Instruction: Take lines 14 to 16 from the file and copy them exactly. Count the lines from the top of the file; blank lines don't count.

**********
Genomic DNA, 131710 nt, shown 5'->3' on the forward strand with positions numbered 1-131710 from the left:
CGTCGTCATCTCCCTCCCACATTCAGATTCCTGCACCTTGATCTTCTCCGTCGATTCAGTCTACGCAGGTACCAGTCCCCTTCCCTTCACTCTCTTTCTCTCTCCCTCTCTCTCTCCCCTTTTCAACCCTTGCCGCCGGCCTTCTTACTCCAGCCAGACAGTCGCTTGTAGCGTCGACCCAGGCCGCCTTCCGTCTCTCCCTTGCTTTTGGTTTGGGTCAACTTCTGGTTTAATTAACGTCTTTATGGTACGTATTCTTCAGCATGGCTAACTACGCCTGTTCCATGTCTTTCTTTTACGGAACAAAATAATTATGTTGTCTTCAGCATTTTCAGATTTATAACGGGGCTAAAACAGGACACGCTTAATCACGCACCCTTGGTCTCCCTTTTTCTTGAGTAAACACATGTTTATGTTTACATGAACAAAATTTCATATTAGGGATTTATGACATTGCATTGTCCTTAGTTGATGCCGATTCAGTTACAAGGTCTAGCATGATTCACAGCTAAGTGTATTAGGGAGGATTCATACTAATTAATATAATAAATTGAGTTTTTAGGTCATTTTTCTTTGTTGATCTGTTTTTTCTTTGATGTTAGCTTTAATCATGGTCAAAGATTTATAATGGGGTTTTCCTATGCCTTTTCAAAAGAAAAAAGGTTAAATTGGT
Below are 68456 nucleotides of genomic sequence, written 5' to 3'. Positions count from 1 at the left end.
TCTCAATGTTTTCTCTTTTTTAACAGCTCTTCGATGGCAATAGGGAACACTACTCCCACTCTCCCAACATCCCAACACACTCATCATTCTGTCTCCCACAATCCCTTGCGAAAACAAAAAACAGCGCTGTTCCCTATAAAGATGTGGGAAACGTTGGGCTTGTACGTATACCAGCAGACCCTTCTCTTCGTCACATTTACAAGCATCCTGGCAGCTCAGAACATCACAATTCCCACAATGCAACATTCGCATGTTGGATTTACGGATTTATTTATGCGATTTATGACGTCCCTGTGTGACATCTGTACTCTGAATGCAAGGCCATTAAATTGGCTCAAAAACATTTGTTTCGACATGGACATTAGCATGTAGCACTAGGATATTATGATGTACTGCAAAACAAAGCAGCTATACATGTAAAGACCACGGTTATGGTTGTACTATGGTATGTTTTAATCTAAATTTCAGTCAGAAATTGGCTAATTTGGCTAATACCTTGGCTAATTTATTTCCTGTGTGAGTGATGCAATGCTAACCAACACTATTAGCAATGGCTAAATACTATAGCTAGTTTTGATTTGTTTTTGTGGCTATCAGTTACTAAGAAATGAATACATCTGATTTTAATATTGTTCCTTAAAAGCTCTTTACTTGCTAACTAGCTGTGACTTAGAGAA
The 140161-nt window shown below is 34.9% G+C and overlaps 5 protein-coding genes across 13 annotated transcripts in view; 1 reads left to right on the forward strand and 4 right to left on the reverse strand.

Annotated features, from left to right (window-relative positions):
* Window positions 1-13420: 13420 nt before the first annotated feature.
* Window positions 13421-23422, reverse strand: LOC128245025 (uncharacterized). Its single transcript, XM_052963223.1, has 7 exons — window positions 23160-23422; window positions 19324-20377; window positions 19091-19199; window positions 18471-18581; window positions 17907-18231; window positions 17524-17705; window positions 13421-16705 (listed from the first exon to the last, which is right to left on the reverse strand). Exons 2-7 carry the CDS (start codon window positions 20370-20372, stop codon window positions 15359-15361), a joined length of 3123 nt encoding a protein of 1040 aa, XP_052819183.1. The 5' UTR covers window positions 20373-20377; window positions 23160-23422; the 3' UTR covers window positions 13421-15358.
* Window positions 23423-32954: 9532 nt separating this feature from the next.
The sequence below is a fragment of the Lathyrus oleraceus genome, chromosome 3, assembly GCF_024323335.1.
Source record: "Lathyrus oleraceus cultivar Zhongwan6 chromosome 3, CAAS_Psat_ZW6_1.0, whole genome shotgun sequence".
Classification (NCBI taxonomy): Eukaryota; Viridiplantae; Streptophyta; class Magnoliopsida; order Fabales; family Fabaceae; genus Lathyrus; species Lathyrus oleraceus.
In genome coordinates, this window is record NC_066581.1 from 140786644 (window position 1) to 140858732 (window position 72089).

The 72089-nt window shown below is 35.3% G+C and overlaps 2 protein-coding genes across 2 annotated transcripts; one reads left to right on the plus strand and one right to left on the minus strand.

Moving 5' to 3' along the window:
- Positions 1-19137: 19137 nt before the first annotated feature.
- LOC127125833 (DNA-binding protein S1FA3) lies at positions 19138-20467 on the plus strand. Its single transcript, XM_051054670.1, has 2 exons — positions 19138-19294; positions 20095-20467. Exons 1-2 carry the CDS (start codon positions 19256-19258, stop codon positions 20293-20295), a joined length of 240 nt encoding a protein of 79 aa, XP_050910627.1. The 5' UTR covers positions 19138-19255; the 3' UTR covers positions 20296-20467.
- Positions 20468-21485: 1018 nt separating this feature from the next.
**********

The 72089-nt window shown below is 35.3% G+C and overlaps 2 protein-coding genes across 2 annotated transcripts; one reads left to right on the plus strand and one right to left on the minus strand.

Moving 5' to 3' along the window:
- Positions 1-19137: 19137 nt before the first annotated feature.